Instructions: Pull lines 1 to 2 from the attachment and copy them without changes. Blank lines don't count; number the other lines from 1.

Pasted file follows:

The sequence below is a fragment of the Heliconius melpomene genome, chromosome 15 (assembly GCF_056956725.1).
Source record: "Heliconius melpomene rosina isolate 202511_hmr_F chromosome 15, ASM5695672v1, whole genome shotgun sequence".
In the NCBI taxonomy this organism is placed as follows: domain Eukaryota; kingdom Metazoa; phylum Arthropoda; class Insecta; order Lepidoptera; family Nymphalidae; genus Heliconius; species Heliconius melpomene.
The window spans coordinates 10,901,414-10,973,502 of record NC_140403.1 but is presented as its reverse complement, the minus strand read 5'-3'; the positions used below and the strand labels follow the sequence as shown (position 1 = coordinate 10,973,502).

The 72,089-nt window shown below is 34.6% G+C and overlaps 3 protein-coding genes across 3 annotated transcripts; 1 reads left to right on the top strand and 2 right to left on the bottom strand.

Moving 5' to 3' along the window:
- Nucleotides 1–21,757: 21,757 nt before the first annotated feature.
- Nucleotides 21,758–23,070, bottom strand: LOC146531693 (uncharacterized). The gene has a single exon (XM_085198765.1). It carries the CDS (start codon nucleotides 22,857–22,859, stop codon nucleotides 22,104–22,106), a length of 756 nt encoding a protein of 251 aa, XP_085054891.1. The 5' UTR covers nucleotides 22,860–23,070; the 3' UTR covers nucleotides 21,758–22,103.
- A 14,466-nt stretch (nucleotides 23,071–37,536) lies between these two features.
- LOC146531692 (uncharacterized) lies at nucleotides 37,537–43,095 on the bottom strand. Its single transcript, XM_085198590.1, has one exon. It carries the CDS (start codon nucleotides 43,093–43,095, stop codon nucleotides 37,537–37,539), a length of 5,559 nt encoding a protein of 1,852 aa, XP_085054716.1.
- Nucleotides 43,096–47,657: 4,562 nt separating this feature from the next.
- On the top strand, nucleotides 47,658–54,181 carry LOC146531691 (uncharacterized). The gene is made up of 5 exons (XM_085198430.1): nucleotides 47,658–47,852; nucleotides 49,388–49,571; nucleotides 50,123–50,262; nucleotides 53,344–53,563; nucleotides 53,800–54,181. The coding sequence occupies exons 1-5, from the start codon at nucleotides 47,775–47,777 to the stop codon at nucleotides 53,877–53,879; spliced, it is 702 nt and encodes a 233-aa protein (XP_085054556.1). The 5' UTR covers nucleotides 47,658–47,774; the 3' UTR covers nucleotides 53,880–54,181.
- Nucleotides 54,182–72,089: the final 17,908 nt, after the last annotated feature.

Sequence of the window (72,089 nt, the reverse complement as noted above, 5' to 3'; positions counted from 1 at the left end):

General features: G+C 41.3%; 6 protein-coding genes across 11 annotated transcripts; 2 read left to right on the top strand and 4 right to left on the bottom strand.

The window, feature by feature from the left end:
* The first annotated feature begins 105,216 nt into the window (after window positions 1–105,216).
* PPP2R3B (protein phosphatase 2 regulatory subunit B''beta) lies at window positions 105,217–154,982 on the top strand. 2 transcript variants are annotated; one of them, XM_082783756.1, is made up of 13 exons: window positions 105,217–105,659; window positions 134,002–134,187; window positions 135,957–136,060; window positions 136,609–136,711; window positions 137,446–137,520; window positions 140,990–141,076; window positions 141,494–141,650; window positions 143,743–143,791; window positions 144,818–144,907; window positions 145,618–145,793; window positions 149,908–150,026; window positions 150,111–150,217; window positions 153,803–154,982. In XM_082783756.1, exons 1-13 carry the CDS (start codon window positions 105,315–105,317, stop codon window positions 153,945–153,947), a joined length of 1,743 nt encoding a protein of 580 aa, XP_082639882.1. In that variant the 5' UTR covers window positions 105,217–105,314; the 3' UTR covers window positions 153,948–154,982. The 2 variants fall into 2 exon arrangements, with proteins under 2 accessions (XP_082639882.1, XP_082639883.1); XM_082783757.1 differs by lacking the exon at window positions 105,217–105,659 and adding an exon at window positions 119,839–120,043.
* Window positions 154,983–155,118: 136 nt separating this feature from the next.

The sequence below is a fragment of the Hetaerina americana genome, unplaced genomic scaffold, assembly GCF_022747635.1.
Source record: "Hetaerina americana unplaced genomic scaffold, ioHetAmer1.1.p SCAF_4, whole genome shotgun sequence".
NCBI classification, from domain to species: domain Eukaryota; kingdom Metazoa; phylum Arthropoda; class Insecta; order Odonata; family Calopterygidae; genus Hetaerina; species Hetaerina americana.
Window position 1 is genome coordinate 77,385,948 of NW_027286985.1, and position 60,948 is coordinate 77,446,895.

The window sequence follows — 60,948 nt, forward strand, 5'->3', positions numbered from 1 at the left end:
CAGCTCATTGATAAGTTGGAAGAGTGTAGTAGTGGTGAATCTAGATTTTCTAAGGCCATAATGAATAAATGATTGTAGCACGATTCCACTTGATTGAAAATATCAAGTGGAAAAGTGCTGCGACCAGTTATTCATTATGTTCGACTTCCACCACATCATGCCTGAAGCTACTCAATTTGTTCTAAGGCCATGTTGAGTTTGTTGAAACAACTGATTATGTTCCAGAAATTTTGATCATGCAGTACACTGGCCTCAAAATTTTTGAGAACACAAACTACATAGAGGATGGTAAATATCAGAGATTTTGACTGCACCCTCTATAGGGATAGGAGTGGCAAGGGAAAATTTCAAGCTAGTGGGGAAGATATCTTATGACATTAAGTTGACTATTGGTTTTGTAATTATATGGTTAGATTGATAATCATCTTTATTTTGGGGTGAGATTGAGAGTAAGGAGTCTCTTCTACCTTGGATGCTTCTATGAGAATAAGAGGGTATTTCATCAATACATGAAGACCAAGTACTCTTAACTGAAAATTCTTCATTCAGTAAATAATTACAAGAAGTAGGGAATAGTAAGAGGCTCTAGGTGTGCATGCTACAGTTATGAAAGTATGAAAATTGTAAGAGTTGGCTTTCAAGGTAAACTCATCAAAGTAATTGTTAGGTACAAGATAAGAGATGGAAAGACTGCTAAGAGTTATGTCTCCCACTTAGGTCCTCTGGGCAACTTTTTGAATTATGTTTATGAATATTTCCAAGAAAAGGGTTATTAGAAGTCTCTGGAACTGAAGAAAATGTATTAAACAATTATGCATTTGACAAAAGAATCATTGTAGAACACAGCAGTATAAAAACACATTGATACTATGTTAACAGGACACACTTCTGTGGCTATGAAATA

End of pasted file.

The sequence below is a fragment of the Heliconius melpomene genome, chromosome 15 (assembly GCF_056956725.1).
Source record: "Heliconius melpomene rosina isolate 202511_hmr_F chromosome 15, ASM5695672v1, whole genome shotgun sequence".